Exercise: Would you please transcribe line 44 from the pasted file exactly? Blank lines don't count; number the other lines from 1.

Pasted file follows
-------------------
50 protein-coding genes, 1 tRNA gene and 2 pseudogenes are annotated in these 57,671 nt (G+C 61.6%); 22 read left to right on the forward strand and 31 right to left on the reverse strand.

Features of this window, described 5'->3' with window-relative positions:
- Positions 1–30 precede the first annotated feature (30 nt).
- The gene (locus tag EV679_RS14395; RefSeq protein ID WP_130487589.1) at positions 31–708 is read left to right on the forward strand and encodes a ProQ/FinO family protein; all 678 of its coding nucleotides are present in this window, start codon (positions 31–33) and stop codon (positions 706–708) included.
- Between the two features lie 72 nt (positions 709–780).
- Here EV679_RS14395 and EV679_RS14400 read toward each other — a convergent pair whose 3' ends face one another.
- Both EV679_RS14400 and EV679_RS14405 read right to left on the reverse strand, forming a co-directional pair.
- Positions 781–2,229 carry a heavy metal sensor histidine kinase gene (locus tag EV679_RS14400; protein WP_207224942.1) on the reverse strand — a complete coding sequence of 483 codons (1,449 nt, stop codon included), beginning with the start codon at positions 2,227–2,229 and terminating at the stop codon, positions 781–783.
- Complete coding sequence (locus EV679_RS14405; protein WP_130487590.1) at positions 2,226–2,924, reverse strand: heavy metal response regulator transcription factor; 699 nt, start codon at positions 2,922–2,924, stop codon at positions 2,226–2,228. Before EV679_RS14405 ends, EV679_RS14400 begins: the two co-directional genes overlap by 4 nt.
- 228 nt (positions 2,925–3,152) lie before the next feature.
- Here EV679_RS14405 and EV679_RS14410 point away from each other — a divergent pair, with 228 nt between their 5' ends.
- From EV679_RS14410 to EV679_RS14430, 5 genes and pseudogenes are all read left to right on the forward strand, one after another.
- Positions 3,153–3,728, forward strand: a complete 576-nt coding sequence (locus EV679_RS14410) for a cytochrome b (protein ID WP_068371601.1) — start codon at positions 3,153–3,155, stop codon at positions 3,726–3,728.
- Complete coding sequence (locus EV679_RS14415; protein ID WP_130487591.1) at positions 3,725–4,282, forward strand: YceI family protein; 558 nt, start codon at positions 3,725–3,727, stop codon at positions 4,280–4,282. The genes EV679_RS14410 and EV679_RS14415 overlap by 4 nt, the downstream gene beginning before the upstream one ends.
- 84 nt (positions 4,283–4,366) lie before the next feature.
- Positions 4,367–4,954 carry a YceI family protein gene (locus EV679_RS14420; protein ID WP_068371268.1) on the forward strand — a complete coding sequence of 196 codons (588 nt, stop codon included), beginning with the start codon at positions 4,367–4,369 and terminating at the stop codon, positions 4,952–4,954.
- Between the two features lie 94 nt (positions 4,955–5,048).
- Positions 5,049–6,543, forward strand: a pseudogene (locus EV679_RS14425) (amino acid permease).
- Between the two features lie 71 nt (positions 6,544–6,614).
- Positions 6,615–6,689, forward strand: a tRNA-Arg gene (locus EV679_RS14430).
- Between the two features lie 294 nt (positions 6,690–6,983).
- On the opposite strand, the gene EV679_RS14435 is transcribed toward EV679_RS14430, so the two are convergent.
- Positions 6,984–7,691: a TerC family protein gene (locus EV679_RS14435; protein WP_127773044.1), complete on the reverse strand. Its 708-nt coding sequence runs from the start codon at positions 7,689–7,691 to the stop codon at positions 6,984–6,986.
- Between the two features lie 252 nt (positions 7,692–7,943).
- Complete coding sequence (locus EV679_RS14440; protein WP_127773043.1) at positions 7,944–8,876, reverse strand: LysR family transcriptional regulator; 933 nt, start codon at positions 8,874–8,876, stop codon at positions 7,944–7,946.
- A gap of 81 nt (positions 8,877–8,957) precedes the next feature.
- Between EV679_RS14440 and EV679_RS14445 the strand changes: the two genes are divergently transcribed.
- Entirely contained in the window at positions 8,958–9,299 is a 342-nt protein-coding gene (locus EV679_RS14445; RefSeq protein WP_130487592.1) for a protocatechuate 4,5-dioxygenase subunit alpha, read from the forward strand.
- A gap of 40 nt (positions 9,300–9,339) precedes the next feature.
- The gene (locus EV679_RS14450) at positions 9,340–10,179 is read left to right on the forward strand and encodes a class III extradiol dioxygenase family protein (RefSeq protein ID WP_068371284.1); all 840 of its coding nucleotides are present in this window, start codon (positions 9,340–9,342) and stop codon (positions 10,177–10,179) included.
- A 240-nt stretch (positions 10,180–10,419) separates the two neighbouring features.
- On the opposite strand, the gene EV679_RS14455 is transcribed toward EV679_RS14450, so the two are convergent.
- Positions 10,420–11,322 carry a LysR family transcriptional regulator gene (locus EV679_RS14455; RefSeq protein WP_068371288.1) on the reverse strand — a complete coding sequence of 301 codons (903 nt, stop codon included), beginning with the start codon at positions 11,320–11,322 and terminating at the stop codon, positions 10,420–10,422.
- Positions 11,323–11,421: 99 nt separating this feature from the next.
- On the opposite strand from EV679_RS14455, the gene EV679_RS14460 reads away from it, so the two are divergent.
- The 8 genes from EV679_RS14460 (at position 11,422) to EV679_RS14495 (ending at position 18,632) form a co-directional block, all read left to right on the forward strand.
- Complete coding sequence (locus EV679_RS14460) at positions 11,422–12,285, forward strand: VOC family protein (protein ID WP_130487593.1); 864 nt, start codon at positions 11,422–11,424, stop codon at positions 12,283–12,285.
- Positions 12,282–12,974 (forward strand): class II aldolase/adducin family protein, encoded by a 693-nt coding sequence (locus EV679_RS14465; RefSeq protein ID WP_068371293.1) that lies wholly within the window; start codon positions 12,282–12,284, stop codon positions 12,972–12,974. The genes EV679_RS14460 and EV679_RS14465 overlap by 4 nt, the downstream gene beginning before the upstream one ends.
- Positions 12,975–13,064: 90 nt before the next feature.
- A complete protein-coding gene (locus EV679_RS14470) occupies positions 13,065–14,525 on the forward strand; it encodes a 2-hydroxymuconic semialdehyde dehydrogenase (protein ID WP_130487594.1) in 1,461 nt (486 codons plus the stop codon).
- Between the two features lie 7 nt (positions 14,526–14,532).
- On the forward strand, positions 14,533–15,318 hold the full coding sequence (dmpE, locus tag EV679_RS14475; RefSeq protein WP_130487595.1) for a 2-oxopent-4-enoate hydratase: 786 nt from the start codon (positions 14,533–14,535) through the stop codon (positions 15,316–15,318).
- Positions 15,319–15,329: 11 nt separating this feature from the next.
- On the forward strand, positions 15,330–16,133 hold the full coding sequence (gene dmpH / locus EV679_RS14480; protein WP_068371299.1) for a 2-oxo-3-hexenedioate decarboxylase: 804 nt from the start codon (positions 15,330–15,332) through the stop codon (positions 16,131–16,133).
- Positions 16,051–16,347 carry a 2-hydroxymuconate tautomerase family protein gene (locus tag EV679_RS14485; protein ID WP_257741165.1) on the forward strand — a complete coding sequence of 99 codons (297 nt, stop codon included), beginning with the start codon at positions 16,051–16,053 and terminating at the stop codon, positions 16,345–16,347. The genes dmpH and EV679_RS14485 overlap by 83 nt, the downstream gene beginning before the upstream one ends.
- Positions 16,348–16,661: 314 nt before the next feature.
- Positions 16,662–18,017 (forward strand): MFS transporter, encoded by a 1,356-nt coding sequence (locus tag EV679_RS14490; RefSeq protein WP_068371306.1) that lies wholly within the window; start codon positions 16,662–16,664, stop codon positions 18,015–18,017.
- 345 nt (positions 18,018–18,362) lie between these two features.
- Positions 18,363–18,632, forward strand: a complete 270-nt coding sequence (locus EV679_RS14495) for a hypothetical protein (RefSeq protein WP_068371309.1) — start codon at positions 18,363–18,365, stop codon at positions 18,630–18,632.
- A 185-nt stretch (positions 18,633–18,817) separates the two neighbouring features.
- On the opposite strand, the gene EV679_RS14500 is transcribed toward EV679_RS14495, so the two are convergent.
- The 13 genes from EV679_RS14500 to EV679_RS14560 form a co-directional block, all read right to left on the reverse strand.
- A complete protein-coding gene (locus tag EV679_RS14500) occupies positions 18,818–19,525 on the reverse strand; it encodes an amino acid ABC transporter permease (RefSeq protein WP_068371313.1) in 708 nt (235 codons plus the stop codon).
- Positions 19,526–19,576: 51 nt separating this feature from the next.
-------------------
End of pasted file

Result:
- On the forward strand, positions 15,330–16,133 hold the full coding sequence (gene dmpH / locus EV679_RS14480; protein WP_068371299.1) for a 2-oxo-3-hexenedioate decarboxylase: 804 nt from the start codon (positions 15,330–15,332) through the stop codon (positions 16,131–16,133).